Title: Operation: Anchorage and The Pitt DLC for Fallout 3
Platform: 360 (Also for PC)
Review by: Bill Jones
Fallout 3 is an amazing game, but at a mere 50 to 100 hours of gameplay, who can blame gamers for craving more? The title has two bits of downloadable content on the market, with a third announced on the way. Pads & Panels has played through the first two DLC offerings – Operation: Anchorage and The Pitt – and has the scoop. They each retail for 800 Microsoft Points on Xbox 360 or $10 on Games for Windows LIVE.
The first piece of DLC for Fallout 3 starts with a distress call from the northern end of the map. The player ventures there to discover the Brotherhood of Steel Outcasts are trying to acquire some military tech sealed behind a door. The only way to open it is to complete a virtual reality simulation of the liberation of Anchorage, Alaska from the communist Chinese, who have invaded in the future setting Fallout 3 takes place. (Who comes up with keys like this?) The simulator requires an independent computer system to operate. Good thing the gamer’s character has a Pip-Boy.
Being that the 95 percent of the Operation: Anchorage content takes place within a simulator, the player does not have access to his accrued arsenal, which is instead replaced first with a silenced pistol and a knife, and then gradually more weapons. The gamer is presented with the option to go into the mission guns-a-blazin’ or using stealth, but either way it quickly turns into a series of firefights.
The VR gameplay is incredibly similar to that of Fallout 3 at large, but enemies disintegrate after death, blue walls barricade certain areas, and ammo and health are replenished through clearly computerized tanks and dispensers throughout the levels. Fallout 3 was designed to present the gamer with options for different styles of gameplay, with the RPG elements allowing one to play as a fighter, an intellectual or somewhere in between. The action-heavy focus of the liberation assault is a nice change of pace for the game.
The simulation introduces the player to some new tech, including the Gauss Rifle and Chinese Stealth Armor. The latter is used by the elite troops of the enemy during the scenario, and renders them nearly invisible before they are struck, adding an element of caution to the otherwise bum-rush gameplay. It also prevents the player from locking on to them via the V.A.T.S. system before the enemy is hit at least once. Many of these new items can be acquired for use elsewhere in the wastelands by playing through Operation: Anchorage.
The scenery looks quite different from the common desolate wastelands of Fallout 3, but closer inspection reveals many of the same textures and designs changed seemingly only by a blue, winter tint. Still, the color is enough to make it feel different and give gamers something new.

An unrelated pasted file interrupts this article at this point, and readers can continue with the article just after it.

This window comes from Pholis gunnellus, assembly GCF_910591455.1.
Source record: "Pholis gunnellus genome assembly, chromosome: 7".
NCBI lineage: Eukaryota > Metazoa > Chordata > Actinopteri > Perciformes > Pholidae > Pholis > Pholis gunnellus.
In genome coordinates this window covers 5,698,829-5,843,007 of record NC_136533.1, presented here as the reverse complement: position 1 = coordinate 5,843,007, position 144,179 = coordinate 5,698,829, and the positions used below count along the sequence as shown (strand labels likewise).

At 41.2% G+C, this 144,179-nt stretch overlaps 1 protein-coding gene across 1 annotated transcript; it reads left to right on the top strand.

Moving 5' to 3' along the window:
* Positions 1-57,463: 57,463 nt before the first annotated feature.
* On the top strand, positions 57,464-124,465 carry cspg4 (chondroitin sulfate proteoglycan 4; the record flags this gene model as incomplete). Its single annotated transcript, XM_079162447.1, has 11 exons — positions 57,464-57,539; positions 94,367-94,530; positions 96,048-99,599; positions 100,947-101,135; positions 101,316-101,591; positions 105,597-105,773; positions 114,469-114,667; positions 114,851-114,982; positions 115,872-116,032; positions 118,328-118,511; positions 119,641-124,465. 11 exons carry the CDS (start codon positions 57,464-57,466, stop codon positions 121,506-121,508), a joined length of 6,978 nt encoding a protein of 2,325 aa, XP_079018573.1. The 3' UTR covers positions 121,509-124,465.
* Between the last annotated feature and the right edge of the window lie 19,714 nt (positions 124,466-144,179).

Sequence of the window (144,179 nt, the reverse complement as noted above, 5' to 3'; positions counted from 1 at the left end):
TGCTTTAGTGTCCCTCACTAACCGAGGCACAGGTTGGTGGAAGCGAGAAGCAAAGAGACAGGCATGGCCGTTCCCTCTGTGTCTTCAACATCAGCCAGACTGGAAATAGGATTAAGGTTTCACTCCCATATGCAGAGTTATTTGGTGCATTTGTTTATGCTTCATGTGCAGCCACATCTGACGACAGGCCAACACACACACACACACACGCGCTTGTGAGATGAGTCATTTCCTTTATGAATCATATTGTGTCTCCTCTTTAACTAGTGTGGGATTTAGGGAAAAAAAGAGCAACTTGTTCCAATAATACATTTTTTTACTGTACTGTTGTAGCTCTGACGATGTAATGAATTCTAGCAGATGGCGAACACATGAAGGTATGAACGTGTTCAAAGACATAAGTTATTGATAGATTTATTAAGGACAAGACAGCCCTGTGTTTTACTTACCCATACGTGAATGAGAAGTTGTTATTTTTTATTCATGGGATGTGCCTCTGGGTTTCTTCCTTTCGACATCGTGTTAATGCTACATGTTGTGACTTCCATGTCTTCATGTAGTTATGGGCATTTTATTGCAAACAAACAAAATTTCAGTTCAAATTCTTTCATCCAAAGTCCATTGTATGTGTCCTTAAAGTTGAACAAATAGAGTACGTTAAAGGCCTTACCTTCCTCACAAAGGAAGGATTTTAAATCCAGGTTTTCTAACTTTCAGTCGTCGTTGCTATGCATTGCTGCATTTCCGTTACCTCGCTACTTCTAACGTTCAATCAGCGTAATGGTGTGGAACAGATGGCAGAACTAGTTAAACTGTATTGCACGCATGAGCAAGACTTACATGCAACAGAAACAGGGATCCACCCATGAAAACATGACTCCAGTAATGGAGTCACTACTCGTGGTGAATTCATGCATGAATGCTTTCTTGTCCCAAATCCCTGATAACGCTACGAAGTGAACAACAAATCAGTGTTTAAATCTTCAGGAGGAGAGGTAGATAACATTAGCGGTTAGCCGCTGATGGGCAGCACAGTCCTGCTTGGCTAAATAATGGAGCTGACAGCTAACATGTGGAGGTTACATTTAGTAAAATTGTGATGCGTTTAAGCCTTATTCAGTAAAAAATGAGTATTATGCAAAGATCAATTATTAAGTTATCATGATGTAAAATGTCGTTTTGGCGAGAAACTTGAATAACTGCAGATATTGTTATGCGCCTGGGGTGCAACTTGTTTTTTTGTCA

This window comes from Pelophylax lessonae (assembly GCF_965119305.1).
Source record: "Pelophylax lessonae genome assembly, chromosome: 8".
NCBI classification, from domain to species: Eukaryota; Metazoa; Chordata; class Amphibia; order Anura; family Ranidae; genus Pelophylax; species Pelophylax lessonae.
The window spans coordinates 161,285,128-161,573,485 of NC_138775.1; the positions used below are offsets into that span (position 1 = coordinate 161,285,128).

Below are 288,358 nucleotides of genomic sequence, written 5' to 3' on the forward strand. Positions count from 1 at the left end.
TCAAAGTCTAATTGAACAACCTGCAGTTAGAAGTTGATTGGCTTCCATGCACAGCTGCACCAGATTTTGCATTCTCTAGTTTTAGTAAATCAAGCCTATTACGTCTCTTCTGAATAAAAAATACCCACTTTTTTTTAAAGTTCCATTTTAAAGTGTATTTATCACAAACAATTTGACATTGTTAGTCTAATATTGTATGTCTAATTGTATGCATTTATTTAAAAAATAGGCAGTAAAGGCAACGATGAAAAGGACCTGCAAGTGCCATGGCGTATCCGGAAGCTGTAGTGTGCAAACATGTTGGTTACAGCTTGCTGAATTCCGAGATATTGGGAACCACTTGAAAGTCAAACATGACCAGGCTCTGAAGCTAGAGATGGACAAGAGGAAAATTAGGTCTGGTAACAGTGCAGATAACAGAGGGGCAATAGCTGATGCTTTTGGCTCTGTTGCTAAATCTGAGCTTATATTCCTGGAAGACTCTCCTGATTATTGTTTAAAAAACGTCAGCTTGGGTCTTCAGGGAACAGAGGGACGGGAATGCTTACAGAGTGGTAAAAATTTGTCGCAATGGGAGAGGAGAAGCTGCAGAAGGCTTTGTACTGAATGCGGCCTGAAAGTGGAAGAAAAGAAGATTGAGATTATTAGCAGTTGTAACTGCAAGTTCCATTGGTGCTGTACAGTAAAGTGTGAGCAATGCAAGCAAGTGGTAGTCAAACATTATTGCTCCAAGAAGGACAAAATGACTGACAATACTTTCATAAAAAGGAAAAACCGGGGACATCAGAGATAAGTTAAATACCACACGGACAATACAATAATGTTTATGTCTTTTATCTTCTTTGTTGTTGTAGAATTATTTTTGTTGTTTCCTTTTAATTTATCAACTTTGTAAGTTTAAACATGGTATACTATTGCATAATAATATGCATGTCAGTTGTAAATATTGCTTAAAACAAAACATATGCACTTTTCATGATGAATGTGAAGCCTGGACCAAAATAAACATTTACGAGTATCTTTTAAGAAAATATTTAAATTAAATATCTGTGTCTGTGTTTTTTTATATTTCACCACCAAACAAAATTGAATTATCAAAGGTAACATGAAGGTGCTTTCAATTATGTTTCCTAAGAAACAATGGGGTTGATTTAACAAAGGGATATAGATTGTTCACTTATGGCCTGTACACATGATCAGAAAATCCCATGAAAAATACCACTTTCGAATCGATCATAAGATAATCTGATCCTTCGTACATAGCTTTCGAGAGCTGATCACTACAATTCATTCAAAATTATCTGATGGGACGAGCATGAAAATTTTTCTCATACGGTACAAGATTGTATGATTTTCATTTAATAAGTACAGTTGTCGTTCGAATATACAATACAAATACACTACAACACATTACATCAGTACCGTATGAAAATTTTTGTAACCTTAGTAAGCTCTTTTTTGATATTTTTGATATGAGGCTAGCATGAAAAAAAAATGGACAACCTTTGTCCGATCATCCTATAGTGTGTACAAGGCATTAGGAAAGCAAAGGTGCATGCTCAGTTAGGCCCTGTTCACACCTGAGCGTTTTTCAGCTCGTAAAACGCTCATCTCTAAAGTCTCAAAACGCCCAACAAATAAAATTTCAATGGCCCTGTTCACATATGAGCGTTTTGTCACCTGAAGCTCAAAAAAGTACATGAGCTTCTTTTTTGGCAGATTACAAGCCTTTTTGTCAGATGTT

Operation: Anchorage comes in a bit short for the money at only a few hours, but the battle is enough fun to make it worthwhile for anyone craving a bit more of the Fallout universe.
The Pitt, in contrast, returns the gameplay to morally ambiguous decision-making and desolate environments. Again, it starts with a distress call, but this time the gamer finds himself racing to a scene where a slave is trying to escape the clutches of Pitt raiders. The slave explains that he is seeking help in finding a cure for the Pitt’s inhabitants who, aside from being enslaved, are mutating into trogs or becoming wildmen, similar to raiders. The city’s boss reportedly has found a cure, but will not give it to the slaves.
The gamer assumes the role of a slave to infiltrate the camp, and in the process once again loses his equipment for the majority of the scenario. The Pitt itself is back to the bleak orange tones of the wastelands, and looks like something out of the child slave camp in Indiana Jones and the Temple of Doom. The characters are dirty and oppressed, the environment is beautifully bleak and blasts of fire from furnaces and the like add to the tension. And that’s the good part of town.
Within the Pitt there is an abandoned area where the trogs dwell. It also happens to be where to find steel ingots, which the player must if he plans to keep up the disguise of slave.
Of course, things aren’t exactly as the escaped slave explained. Or maybe they are. The player is presented with differing stories and choices that aren’t clearly good or evil, and that’s the core of The Pitt.
It is a more well rounded experience than Operation: Anchorage, and the gameplay is a bit longer if the player decides to truly explore the environment and recover all of the steel ingots. New equipment is highlighted by the AutoAxe, a brutal saw-based weapon that is awesome to look at but essentially boils down to a melee weapon harder to fight with than guns. The player can also recover The Infiltrator, a scoped assault rifle with a silencer, as well as a slew of new armor.
Despite some early set-backs that have since been fixed by Bethesda, The Pitt is a solid piece of content that follows the core ideas of Fallout 3, but with an extensive new environment, interesting equipment additions and tough, tough choices.
Many gamers will be tempted to complain that $10 is a bit steep for downloadable content that only lasts three to four hours with Operation: Anchorage and four to five hours with The Pitt. And mathematically the complaint may seem justified when considering the original content of Fallout 3 provided 50 to 100 hours for $60. But all things considered – a slew of new equipment that can be used everywhere else in the game, brand-new environments and fresh scenarios – it is well worth it for gamers craving more. For those stuck choosing between the two, The Pitt gets our vote, but both pieces of DLC offer unique extensions to Fallout 3.
For more info, fallout.bethsoft.com